Skyler's Bed

Curator's Note

Often celebrated for its stellar performances, clever writing, and innovative camerawork, another overlooked aspect of Breaking Bad’s visual storytelling is its evocative use of blocking as an element of its mise-en-scène. For instance, season 5’s action surrounding Skyler’s bed serves as a manifestation of her character arc. Early in the season, she retreats to her bed passively in shock after learning that Walt is a murderer who seems to show no remorse. In the fourth episode, “Fifty One,” the centerpiece scene depicts a bedroom fight between Walt and Skyler, where she rises from her bed to literally stand-up to a domineering Walt. Watching the scene without sound might erase the detailed content of their conversation, especially Skyler’s chilling declaration that she is waiting for Walt’s cancer to return and free her from captivity, but the emotional power is evident in how the characters move in the space. Skyler treats her bed as a contingent safe zone while Walt towers over her, rises to resist his intrusion into her space, only to be tracked down and cornered throughout the room. Coupled with vibrant editing and camerawork, the blocking tells the story.

Skyler gets a new bed in the recent episode “Rabid Dog,” where she reclines drinking vodka in a luxurious hotel room more befitting the king and queen of a drug empire. Without moving from her throne-like bed, she confronts Walt on his many lies, and insists that he “take care of” the new threat of Jesse seeking revenge. Walt no longer towers over her in domination, but scampers to serve her ice and respond to her accusations. The contrasting visuals of the bedrooms and blocking convey how much has changed in their relationship, especially in Skyler’s acceptance of what they have become.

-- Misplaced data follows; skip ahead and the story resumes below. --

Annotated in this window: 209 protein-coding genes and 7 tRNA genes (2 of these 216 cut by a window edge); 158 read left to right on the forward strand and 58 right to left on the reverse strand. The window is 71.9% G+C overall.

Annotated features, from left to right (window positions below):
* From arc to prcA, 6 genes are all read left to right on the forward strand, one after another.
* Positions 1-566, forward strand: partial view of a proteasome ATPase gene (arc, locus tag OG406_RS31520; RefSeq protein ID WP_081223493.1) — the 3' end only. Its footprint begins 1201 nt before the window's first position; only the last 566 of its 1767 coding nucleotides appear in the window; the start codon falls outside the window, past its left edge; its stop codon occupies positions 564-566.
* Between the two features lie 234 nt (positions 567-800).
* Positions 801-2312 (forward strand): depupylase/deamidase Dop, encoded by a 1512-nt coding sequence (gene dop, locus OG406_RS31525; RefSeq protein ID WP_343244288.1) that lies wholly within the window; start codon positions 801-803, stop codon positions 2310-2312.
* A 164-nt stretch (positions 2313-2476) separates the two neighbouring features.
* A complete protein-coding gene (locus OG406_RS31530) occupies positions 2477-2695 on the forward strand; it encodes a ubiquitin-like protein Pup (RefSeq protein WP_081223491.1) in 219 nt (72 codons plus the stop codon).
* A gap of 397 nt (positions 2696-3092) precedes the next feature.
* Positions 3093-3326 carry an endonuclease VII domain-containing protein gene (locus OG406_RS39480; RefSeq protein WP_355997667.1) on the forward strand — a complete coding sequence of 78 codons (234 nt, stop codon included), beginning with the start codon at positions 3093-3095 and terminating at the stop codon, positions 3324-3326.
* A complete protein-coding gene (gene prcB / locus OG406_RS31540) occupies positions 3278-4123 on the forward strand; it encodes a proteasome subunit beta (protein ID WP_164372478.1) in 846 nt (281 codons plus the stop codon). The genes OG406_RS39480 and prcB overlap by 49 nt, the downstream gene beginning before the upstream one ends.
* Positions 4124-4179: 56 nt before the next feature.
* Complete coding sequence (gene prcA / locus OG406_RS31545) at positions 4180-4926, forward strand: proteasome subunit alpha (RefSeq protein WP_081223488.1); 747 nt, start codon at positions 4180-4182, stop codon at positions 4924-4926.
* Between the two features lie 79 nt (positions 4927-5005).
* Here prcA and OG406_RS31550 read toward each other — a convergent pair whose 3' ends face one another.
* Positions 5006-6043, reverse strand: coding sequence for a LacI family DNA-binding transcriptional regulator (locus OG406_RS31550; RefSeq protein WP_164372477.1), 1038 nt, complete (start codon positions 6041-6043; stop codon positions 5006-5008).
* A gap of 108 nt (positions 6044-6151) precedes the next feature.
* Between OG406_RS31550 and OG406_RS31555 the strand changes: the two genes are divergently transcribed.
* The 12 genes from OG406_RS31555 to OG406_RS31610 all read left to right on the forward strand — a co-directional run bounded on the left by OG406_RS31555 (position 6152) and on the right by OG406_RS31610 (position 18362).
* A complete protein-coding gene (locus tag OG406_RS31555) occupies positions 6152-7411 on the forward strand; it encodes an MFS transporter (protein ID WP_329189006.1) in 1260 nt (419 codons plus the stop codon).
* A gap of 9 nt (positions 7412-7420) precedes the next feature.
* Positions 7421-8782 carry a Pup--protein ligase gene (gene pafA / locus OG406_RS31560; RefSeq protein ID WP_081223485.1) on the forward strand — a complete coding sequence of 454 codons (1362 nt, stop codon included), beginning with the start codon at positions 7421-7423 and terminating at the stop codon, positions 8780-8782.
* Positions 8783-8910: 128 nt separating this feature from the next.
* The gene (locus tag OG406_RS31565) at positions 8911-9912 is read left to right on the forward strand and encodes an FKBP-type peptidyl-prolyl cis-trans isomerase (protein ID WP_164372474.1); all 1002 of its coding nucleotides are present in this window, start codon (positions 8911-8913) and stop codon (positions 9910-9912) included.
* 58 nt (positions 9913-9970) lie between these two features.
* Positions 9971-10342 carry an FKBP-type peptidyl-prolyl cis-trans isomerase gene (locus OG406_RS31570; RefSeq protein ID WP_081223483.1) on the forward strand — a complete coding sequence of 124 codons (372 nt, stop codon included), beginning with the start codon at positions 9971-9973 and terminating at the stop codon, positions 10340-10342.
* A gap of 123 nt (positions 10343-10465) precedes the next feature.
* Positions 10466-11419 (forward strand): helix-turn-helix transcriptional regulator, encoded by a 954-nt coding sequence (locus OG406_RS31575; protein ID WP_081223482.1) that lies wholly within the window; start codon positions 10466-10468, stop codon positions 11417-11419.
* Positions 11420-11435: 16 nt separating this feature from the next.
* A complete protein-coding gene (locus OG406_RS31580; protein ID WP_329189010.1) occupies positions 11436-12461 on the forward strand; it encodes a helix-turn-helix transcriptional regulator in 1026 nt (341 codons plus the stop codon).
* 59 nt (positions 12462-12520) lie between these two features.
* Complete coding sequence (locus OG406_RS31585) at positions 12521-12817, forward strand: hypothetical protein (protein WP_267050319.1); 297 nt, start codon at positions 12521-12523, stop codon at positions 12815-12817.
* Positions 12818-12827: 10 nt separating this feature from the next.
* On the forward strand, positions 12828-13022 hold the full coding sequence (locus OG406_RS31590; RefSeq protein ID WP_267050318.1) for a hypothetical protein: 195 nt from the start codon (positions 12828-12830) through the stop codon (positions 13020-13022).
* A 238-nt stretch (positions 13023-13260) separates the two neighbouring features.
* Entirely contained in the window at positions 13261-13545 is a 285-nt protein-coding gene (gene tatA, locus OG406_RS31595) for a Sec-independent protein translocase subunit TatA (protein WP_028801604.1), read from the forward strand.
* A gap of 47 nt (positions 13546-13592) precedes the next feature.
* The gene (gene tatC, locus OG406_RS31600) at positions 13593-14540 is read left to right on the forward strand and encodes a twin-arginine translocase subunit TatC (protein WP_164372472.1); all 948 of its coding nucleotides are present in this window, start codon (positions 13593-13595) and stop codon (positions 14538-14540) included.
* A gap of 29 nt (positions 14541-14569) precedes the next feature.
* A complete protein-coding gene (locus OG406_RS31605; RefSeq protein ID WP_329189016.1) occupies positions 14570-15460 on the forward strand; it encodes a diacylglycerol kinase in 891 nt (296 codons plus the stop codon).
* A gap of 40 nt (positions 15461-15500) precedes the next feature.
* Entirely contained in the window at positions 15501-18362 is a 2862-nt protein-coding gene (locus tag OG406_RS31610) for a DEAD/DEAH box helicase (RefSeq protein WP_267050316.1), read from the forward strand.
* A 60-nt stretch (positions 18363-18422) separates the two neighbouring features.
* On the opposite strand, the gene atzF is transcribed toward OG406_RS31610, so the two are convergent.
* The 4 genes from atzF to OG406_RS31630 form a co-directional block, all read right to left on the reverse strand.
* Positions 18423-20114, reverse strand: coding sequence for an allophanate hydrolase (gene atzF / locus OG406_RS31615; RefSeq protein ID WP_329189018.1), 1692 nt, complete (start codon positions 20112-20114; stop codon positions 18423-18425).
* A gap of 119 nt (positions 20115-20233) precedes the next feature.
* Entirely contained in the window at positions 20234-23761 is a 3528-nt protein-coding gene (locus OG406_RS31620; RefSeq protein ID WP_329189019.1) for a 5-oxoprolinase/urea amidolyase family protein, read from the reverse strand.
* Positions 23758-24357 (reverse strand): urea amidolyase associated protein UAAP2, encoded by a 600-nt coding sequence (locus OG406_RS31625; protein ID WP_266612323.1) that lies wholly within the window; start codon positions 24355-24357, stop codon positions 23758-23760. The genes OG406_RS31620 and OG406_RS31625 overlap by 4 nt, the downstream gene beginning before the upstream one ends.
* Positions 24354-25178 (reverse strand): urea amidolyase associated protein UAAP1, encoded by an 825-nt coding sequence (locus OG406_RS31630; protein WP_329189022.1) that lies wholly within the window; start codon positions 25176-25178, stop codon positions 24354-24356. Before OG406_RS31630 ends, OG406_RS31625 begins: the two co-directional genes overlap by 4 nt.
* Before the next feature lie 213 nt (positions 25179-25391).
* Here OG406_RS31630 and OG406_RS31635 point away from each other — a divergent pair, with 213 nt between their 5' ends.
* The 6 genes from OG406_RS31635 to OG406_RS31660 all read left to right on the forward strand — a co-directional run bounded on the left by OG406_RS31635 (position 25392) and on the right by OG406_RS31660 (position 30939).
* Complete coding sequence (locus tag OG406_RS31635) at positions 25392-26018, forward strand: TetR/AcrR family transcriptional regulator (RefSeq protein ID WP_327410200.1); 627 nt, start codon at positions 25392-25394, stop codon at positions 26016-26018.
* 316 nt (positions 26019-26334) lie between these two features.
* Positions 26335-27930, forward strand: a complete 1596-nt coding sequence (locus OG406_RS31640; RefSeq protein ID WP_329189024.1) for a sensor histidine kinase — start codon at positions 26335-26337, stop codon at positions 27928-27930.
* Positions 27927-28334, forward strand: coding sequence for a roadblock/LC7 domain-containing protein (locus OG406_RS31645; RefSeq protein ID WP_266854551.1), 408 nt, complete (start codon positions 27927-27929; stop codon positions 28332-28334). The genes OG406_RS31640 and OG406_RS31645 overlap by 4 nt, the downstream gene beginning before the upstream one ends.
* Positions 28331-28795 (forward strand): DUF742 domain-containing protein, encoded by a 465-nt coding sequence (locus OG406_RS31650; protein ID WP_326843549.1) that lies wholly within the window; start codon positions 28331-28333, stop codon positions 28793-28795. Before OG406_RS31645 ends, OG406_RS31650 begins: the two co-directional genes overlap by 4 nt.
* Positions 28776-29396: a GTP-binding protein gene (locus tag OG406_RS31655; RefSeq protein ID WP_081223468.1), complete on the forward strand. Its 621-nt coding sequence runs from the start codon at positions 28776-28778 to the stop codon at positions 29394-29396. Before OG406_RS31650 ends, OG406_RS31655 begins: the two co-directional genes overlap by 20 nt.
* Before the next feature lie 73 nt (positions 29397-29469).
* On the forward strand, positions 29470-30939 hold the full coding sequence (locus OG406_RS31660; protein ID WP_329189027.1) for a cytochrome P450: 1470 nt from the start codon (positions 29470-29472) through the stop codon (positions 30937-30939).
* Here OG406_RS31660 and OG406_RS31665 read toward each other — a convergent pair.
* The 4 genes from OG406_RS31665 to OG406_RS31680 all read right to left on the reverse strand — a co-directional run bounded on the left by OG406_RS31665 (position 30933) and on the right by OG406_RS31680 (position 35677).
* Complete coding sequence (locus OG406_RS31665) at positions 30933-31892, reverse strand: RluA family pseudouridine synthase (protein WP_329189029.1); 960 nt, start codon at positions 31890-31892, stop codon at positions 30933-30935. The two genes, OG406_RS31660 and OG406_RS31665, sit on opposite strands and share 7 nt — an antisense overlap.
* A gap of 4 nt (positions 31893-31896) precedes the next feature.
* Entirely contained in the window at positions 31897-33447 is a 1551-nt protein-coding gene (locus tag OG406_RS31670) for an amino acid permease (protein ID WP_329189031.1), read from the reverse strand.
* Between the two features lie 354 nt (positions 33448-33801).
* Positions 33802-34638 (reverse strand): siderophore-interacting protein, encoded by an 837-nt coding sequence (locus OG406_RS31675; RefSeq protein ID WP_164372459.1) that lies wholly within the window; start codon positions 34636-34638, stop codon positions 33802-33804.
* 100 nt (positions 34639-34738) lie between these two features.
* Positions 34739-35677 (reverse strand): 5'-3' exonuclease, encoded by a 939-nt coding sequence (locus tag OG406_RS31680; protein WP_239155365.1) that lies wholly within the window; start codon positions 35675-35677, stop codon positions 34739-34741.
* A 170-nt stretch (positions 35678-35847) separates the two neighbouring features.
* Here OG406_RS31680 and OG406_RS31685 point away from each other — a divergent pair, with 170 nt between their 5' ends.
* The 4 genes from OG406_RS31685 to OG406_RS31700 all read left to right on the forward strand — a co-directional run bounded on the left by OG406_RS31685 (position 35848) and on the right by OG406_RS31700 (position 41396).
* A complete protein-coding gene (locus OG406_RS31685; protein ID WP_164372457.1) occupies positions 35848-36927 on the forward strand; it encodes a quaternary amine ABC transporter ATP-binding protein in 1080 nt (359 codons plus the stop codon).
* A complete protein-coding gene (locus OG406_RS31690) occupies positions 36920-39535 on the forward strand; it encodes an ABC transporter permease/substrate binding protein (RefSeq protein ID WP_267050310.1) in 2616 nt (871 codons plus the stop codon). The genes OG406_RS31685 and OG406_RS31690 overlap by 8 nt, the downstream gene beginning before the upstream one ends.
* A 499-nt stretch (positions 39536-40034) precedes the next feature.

With three episodes remaining in the series, I struggle to respond to this transformation. I have been sympathetic to Skyler as a victim of Walt’s abuse, but she crosses a line by calling for Jesse’s murder; yet we know more about Jesse than she does—to Skyler, he’s just another drug dealer, while we regard Jesse as another victim of Walt’s abusive manipulation. I yearn for a scene where Skyler learns more of Walt’s amoral behavior, perhaps offering a new layer of meaning in a bedroom. If that moment comes, I’ll rewatch the scene without sound to see how the blocking tells the story.




This is a great observation, Jason. I had, in the back of my mind, noticed there was something about Skyler "taking to her bed" but never brought it to the fore. What a powerful - soundless - montage you could create! Overall, I think Skyler's evolution throughout the show deserves a lot more attention. Anna Gunn commented recently on the reaction to her character (, but it didn't quite get to what interests me. I think a rich study could be made of her susceptibility to Walter's evil-ization or merely the effect of being with him through his transformation. "There's blood on my hands, too," Lady MacBeth, etc. etc. Such a fertile area!

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